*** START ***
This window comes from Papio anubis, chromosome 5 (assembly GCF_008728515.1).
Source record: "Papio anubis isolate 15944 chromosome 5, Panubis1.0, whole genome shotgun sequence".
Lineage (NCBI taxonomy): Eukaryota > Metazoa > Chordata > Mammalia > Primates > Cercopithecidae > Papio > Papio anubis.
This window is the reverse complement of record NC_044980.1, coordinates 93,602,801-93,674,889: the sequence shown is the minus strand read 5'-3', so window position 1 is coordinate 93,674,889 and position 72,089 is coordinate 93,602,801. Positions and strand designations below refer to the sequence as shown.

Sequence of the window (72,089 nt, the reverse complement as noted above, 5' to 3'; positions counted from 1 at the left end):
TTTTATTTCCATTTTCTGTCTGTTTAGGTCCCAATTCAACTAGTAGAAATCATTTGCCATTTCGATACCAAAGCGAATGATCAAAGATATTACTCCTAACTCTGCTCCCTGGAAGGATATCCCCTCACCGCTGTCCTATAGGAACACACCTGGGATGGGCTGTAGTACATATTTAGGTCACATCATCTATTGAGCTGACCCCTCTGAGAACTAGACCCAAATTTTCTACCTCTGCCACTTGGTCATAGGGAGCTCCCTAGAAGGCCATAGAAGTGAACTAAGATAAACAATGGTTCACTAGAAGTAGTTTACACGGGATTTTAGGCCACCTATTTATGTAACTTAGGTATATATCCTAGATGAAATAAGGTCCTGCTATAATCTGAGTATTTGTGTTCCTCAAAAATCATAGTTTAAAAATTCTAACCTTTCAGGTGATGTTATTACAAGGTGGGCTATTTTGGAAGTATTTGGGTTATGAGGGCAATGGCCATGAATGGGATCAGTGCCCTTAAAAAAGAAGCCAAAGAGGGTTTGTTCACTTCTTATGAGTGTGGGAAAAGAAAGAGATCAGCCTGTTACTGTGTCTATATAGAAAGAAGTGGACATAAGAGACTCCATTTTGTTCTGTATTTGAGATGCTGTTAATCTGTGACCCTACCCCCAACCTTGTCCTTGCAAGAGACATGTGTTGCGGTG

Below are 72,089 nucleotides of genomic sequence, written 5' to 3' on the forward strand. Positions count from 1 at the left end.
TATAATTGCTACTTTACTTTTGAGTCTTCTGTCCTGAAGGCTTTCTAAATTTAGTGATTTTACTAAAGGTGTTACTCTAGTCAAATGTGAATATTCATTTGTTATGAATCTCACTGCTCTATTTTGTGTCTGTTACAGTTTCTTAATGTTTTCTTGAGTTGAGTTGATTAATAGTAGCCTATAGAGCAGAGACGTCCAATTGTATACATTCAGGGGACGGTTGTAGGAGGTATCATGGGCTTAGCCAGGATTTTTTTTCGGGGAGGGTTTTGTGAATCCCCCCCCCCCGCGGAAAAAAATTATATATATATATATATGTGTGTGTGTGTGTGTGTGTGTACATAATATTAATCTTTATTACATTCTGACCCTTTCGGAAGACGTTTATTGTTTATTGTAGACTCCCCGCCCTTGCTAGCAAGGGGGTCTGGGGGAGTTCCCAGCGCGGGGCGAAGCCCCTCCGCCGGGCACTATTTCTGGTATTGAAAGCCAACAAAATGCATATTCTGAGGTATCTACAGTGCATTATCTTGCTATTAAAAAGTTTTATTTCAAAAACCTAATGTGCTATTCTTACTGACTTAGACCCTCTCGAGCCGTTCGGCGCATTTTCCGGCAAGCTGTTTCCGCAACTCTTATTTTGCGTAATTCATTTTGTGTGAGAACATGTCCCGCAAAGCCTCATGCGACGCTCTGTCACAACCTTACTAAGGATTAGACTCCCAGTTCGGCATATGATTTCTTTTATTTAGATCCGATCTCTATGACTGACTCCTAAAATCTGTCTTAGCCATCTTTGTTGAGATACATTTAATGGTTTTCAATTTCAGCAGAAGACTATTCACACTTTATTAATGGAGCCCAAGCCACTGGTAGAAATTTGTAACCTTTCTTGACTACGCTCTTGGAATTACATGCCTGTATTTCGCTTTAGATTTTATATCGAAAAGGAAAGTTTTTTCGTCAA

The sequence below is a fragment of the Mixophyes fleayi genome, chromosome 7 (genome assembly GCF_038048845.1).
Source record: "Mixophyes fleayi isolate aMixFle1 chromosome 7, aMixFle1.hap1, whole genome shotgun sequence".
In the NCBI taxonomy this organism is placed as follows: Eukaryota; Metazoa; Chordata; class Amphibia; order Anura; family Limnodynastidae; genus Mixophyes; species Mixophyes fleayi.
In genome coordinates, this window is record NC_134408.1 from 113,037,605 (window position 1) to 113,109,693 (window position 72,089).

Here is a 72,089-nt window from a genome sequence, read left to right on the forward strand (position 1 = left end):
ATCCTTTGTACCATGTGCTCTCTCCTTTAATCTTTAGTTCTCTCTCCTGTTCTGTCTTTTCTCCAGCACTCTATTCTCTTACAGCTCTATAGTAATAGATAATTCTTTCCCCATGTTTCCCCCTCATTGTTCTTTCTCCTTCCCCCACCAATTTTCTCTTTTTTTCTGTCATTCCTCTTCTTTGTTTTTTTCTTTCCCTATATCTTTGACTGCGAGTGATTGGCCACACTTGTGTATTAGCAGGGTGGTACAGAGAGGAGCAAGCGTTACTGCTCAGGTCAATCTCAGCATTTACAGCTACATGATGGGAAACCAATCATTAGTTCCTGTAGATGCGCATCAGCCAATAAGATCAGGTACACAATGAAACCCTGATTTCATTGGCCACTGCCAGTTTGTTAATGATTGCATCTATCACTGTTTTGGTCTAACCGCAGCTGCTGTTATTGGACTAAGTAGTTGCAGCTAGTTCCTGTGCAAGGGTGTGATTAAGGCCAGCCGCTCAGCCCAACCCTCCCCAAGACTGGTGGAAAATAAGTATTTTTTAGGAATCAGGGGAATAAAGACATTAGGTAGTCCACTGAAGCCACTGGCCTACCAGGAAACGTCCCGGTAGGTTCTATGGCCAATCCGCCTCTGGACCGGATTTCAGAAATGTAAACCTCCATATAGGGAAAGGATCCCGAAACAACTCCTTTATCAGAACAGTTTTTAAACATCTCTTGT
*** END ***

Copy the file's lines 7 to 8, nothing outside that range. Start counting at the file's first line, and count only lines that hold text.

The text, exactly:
Below are 72,089 nucleotides of genomic sequence, written 5' to 3' on the forward strand. Positions count from 1 at the left end.
TATAATTGCTACTTTACTTTTGAGTCTTCTGTCCTGAAGGCTTTCTAAATTTAGTGATTTTACTAAAGGTGTTACTCTAGTCAAATGTGAATATTCATTTGTTATGAATCTCACTGCTCTATTTTGTGTCTGTTACAGTTTCTTAATGTTTTCTTGAGTTGAGTTGATTAATAGTAGCCTATAGAGCAGAGACGTCCAATTGTATACATTCAGGGGACGGTTGTAGGAGGTATCATGGGCTTAGCCAGGATTTTTTTTCGGGGAGGGTTTTGTGAATCCCCCCCCCCCGCGGAAAAAAATTATATATATATATATATGTGTGTGTGTGTGTGTGTGTGTACATAATATTAATCTTTATTACATTCTGACCCTTTCGGAAGACGTTTATTGTTTATTGTAGACTCCCCGCCCTTGCTAGCAAGGGGGTCTGGGGGAGTTCCCAGCGCGGGGCGAAGCCCCTCCGCCGGGCACTATTTCTGGTATTGAAAGCCAACAAAATGCATATTCTGAGGTATCTACAGTGCATTATCTTGCTATTAAAAAGTTTTATTTCAAAAACCTAATGTGCTATTCTTACTGACTTAGACCCTCTCGAGCCGTTCGGCGCATTTTCCGGCAAGCTGTTTCCGCAACTCTTATTTTGCGTAATTCATTTTGTGTGAGAACATGTCCCGCAAAGCCTCATGCGACGCTCTGTCACAACCTTACTAAGGATTAGACTCCCAGTTCGGCATATGATTTCTTTTATTTAGATCCGATCTCTATGACTGACTCCTAAAATCTGTCTTAGCCATCTTTGTTGAGATACATTTAATGGTTTTCAATTTCAGCAGAAGACTATTCACACTTTATTAATGGAGCCCAAGCCACTGGTAGAAATTTGTAACCTTTCTTGACTACGCTCTTGGAATTACATGCCTGTATTTCGCTTTAGATTTTATATCGAAAAGGAAAGTTTTTTCGTCAA